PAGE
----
“The technology is ready and proven, and we also believe the government is ready,” says Amanda Leathers, WWF-New Zealand marine species programme manager.

“Over the last year, the government has successfully rolled out electronic catch reporting and geospatial position reporting, which shows they are completely capable of effectively managing a process to implement cameras now.”

And while the initial delay in the rollout of cameras was supported to ensure it was done in the right way, Leathers says the continued delay is “unjustified.”

“The issues that are still held up by the industry as barriers to the implementation of cameras, including cost and privacy issues, can be overcome. The government and industry know this. In similar fisheries operations in Australia, cameras on boats is standard, particularly to quantify the impact of fisheries on protected species.”

Stuff reported Nash saying that rolling out cameras right away would be too costly for smaller fishing operators to afford, and while Leathers says she agrees there is an outlay of costs, “the cost of inaction is far greater”.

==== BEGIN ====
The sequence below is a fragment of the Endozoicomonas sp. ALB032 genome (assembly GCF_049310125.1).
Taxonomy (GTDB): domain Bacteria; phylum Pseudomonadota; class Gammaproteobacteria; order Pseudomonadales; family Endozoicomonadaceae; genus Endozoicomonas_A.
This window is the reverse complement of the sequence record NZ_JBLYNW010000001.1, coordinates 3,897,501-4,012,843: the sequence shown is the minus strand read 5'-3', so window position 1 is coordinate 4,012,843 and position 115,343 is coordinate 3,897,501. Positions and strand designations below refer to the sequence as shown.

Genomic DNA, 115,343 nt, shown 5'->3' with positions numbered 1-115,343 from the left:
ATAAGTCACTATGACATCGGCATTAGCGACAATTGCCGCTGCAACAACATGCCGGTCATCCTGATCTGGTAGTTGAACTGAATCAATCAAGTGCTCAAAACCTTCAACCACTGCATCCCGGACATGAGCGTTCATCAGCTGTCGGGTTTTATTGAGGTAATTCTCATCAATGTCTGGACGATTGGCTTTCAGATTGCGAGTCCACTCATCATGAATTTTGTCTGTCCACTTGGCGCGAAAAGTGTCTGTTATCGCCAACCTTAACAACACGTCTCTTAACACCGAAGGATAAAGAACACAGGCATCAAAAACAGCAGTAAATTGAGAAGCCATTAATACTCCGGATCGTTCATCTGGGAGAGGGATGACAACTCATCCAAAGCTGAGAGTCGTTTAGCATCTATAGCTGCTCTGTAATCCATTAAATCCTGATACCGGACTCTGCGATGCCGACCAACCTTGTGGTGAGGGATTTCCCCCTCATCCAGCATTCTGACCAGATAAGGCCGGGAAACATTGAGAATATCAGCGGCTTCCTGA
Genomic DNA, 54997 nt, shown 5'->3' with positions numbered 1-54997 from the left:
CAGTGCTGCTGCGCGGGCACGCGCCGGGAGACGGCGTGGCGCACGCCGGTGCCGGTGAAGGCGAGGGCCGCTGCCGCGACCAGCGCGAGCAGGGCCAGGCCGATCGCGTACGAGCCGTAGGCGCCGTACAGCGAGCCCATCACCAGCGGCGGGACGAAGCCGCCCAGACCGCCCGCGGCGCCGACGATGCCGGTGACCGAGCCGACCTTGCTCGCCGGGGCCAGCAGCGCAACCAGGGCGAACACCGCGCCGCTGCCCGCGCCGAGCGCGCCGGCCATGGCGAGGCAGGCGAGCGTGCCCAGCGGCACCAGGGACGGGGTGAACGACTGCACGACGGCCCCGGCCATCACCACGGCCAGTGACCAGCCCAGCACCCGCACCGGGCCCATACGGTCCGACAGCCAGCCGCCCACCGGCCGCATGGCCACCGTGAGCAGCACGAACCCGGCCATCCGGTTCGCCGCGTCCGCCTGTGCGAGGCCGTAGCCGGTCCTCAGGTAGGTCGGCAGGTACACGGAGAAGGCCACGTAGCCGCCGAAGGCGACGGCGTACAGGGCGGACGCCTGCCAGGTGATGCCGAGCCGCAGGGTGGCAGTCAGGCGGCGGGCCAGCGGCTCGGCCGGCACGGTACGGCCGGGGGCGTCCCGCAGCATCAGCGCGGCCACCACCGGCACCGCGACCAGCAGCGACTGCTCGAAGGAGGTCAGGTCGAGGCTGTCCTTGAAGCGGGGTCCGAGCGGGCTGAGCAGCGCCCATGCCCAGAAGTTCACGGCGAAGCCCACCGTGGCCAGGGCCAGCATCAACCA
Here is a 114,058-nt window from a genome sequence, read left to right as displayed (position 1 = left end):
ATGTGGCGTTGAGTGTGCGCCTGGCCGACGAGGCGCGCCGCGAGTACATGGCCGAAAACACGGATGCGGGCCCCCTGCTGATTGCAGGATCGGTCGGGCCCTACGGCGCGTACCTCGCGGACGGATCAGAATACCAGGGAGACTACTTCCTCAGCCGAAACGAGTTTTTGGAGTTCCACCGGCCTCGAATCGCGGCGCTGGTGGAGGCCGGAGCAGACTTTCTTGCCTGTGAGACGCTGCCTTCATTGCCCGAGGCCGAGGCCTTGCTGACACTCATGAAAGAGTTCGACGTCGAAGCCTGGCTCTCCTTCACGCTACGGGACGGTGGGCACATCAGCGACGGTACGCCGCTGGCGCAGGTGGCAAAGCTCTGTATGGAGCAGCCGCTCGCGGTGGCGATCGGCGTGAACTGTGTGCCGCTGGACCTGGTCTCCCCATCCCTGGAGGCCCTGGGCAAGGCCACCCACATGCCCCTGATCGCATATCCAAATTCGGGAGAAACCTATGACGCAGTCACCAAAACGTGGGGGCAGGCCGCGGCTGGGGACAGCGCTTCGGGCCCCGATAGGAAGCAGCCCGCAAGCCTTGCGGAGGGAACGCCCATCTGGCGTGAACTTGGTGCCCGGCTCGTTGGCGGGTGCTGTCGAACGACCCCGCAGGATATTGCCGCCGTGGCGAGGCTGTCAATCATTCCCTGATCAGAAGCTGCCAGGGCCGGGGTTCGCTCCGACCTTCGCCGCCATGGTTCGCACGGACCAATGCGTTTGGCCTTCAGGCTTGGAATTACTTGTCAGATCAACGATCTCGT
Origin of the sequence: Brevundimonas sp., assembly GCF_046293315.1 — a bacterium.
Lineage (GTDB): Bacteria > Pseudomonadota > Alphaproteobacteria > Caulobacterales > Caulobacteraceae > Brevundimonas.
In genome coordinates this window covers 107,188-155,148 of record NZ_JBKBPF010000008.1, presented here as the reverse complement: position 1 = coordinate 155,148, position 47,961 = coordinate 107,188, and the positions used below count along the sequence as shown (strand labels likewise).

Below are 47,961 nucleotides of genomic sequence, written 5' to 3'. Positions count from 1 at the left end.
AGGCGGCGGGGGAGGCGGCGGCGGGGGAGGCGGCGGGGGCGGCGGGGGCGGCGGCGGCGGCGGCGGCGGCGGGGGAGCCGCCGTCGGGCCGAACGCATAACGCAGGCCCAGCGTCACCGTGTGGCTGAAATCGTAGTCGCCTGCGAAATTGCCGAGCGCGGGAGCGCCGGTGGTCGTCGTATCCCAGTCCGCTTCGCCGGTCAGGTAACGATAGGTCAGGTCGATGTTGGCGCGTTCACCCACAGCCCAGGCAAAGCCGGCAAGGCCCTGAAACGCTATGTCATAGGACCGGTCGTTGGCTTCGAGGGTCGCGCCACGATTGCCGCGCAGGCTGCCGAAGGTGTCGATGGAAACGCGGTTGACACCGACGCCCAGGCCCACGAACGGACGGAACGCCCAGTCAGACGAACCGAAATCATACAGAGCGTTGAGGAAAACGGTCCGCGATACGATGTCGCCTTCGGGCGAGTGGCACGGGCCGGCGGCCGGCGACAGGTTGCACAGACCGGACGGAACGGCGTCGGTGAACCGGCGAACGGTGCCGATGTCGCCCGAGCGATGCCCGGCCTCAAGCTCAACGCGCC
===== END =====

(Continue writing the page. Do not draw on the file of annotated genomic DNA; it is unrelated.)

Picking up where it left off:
“These costs include reputational costs, environmental costs, and financial costs when key markets move away from fisheries who can’t prove they’re working sustainably,” she says.

Greenpeace NZ adds there has been confusion on why the government hasn’t been able to get this done in time. “The minister of fisheries claimed it was for technology reasons, but the team leading the work said more consultation was needed before the technology needs could even be assessed. So, which is it?” says Jessica Desmond, oceans campaigner at Greenpeace Aotearoa.

Others, such as Forest & Bird, believe the real reason for ongoing delays is “political”. “Much of the of fishing industry is refusing to have cameras and the government lacks the political will to require them to use cameras,” says Geoff Keey, Forest & Bird spokesperson.